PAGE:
Go Figure!

“Go and learn what this means, “I desire mercy, and not sacrifice.”  Jesus words in Matthew 9:13

I love the fact that Jesus isn’t often prescriptive in His instruction, but draws us in to think and grapple with his teaching.  This is no mindless faith.  “Go figure, I desire mercy and not sacrifice”.  Ok, lets have a crack, lets figure this out.  Mercy, not sacrifice?

I really don’t have grand thoughts on this.  Here is what I do have…..

Mercy is about people, sacrifice is about stuff.  Mercy is choosing others before yourself, being willing to be wrong, preferring other peoples’ reputation above your own.  Sacrifice is what we do, it’s giving up stuff or time.  It is possible to sacrifice in isolation.  It is not possible to ‘LOVE MERCY’ (Micah 6:8) in isolation.  The nature of mercy is relational.  It is about how we treat others, it is about our attitude towards each other.

A while later (Matthew 12:7) Jesus again quotes this passage from Hosea “..if you had known what this means, “I desire mercy, and not sacrifice,” you would not have condemned the guiltless.”

Confirmation that knowing (or not knowing) what it means that God desires mercy rather than sacrifice will directly affect our actions and attitudes towards those around us.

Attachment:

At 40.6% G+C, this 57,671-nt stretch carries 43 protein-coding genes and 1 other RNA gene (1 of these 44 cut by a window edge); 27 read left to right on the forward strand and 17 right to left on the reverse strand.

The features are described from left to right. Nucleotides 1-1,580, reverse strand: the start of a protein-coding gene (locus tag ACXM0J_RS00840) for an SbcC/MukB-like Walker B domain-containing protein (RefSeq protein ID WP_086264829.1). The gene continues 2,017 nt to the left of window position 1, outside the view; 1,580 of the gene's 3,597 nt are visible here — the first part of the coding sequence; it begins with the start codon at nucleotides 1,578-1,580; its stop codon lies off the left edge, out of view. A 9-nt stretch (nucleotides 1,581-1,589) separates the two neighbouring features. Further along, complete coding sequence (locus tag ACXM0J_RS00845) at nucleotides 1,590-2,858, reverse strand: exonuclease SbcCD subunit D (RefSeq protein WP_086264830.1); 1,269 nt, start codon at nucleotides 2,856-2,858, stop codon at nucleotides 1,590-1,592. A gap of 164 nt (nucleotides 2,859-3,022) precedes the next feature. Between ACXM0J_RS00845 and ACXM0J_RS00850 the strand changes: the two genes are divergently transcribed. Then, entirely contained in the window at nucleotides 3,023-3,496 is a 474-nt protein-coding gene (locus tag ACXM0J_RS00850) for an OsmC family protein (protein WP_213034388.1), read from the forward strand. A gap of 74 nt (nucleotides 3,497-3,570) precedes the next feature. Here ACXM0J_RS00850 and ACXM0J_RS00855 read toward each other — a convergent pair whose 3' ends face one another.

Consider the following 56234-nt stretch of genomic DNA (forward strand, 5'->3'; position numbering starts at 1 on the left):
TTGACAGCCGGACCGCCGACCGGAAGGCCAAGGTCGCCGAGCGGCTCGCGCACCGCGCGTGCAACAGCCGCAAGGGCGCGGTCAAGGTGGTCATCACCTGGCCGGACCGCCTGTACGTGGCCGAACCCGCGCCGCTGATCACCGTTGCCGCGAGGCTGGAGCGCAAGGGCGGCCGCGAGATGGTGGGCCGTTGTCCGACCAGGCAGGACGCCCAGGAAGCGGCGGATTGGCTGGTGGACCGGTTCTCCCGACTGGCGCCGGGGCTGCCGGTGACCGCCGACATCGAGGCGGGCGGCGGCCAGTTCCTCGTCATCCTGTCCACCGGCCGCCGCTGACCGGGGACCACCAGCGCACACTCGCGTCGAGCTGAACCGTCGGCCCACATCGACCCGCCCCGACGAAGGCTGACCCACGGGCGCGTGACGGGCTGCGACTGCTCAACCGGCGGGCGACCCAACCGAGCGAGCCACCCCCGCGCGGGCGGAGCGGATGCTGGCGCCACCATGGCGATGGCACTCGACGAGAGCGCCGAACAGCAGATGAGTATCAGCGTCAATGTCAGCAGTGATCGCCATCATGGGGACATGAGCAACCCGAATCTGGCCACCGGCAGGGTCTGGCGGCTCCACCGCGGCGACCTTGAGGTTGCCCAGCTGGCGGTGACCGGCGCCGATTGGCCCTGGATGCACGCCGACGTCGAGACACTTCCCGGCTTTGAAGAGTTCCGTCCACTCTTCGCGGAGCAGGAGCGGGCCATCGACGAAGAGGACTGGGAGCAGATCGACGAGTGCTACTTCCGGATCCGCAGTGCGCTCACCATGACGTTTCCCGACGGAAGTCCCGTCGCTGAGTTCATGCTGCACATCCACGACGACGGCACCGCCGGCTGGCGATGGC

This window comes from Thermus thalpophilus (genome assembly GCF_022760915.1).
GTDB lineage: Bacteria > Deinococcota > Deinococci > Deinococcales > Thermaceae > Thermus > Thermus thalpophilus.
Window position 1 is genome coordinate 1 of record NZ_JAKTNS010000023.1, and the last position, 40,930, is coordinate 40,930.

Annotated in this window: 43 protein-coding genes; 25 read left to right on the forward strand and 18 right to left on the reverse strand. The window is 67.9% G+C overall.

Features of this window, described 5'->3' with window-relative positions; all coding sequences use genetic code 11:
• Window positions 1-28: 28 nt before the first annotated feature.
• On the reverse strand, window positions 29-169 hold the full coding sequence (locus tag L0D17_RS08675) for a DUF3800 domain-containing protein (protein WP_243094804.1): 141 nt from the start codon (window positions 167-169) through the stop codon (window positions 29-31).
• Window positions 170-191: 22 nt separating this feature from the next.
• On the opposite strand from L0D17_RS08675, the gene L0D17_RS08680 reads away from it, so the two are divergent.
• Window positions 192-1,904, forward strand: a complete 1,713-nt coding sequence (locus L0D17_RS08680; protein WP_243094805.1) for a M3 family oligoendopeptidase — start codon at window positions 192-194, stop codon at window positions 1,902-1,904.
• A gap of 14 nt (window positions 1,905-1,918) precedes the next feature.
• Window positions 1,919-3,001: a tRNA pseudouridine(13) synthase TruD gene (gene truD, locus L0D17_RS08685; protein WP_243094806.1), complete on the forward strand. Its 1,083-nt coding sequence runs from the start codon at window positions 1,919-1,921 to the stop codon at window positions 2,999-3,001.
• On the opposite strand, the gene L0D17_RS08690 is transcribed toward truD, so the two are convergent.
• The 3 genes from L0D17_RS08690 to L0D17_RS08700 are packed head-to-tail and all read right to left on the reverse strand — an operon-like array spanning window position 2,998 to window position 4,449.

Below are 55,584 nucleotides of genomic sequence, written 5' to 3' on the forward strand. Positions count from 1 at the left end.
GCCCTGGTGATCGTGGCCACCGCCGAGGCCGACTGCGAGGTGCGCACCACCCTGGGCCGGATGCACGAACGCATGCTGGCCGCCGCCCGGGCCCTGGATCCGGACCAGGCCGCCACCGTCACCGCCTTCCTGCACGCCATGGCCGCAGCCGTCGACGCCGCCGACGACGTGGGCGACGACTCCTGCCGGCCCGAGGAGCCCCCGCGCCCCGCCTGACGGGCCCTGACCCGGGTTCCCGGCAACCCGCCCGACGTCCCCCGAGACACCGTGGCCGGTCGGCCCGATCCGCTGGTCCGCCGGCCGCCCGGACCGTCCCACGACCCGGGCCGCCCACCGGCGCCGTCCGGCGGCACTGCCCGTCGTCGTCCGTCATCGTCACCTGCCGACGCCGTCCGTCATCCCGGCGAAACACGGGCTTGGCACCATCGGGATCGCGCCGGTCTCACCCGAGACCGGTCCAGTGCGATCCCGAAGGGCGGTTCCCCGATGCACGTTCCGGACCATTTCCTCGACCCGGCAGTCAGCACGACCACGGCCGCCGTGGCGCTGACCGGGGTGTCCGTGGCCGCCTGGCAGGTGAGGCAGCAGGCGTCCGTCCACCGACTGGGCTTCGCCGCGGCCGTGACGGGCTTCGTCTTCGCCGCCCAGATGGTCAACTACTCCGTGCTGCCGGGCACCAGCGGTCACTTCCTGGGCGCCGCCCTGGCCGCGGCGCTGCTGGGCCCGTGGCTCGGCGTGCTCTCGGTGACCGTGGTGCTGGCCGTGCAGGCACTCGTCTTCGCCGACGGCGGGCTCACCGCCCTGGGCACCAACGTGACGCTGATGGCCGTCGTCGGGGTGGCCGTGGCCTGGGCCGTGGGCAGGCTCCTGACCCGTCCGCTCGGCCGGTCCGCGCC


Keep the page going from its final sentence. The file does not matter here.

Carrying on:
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2 thoughts on “Go Figure!

  1. One of the quotes I saw recently that has stuck with me a bit is “Mercy is not getting what we deserve” as opposed to grace “getting what we don’t deserve” small but important difference.
    Bringing it back to sacrifice you can sacrifice having food, but it doesn’t mean you give the food you would have had to someone else. I know sometimes when I fast it’s like that. I don’t eat some food and sometimes I pray more but I rarely give the food I would have eaten to someone else.
    I like your point about it’s not about being in isolation, Our general society (which of course impacts church society) pushes us that way. Worship on our own in our own way, do the ministries we want, give up the things we want/should give up.

    • CS Lewis made that point brilliantly in ‘Weight of Glory’ when he insists that God does not ask us to ‘give up’ without also asking us to ‘follow’. “pick up your cross and follow me’.

      The act of sacrifice has little value in itself (other than as an exercise in discipline) but is an essential part of freeing us to follow, or serve, or provide for someone.

      Thanks for commenting and adding your thoughts, appreciated

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